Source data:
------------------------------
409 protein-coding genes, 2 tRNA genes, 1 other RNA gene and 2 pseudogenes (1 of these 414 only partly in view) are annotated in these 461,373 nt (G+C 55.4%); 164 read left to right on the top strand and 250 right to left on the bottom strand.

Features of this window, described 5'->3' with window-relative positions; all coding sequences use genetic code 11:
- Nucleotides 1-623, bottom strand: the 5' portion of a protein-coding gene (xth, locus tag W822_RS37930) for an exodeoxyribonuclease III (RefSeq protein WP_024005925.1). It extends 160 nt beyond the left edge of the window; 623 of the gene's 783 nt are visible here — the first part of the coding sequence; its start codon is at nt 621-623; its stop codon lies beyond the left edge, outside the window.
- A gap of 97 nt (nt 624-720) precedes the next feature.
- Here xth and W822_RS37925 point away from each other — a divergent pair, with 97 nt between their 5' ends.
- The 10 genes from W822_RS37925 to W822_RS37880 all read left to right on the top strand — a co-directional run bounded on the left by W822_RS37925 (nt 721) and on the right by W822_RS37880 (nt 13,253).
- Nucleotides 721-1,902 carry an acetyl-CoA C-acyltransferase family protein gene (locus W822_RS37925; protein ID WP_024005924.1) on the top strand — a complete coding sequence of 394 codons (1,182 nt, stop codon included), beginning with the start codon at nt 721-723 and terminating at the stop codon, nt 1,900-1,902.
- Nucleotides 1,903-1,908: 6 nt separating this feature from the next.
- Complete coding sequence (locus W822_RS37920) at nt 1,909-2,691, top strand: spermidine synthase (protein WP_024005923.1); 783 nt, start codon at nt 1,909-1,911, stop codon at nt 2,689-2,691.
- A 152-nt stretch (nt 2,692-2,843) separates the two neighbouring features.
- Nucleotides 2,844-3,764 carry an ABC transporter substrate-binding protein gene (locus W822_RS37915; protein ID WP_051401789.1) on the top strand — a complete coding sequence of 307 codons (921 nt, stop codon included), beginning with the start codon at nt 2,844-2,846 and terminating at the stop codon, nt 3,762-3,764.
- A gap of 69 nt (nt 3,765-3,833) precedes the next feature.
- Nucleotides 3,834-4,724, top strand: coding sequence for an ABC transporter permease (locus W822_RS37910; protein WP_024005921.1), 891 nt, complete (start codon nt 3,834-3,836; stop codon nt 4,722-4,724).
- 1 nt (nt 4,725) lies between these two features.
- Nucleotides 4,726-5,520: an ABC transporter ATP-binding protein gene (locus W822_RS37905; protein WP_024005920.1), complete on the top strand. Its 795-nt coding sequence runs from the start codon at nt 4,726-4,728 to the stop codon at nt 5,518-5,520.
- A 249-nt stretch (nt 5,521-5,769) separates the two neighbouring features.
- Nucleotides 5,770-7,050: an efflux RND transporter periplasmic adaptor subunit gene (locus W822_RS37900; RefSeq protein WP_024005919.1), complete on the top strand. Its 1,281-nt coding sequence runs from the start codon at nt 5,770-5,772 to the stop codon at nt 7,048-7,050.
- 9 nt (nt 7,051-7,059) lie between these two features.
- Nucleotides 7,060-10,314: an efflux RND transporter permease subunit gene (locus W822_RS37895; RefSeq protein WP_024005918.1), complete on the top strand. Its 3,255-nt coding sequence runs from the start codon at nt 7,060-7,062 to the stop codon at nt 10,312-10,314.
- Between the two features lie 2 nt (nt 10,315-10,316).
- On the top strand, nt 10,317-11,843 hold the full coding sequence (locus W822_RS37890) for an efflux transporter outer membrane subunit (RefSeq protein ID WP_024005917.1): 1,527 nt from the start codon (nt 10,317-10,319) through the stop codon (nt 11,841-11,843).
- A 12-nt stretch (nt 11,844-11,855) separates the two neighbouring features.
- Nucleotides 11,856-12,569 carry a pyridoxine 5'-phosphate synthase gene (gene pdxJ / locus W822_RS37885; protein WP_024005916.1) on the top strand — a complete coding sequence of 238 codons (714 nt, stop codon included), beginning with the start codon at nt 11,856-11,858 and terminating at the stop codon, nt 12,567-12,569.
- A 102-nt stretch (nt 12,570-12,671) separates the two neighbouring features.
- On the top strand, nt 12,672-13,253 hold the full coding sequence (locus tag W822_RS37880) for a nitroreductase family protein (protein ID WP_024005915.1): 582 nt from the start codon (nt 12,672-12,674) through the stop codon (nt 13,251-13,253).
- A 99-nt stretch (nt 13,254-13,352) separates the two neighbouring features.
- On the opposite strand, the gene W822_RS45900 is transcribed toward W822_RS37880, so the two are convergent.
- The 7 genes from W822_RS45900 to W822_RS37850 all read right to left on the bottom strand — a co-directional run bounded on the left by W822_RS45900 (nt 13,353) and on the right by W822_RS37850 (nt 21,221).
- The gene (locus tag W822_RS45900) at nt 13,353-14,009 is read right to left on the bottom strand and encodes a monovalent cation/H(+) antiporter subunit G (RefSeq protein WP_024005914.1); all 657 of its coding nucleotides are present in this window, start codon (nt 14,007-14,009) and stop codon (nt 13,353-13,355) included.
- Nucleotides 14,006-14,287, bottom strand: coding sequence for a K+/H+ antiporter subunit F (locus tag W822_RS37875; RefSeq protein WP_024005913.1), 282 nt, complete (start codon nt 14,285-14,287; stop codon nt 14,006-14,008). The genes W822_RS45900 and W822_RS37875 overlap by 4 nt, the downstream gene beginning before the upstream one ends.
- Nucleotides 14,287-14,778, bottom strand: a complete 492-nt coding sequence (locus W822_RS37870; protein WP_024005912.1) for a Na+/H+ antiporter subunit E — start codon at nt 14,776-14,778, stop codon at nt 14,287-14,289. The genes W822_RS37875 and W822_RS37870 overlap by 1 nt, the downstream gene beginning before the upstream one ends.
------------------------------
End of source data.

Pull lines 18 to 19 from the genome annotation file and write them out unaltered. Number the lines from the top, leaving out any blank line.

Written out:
- 9 nt (nt 7,051-7,059) lie between these two features.
- Nucleotides 7,060-10,314: an efflux RND transporter permease subunit gene (locus W822_RS37895; RefSeq protein WP_024005918.1), complete on the top strand. Its 3,255-nt coding sequence runs from the start codon at nt 7,060-7,062 to the stop codon at nt 10,312-10,314.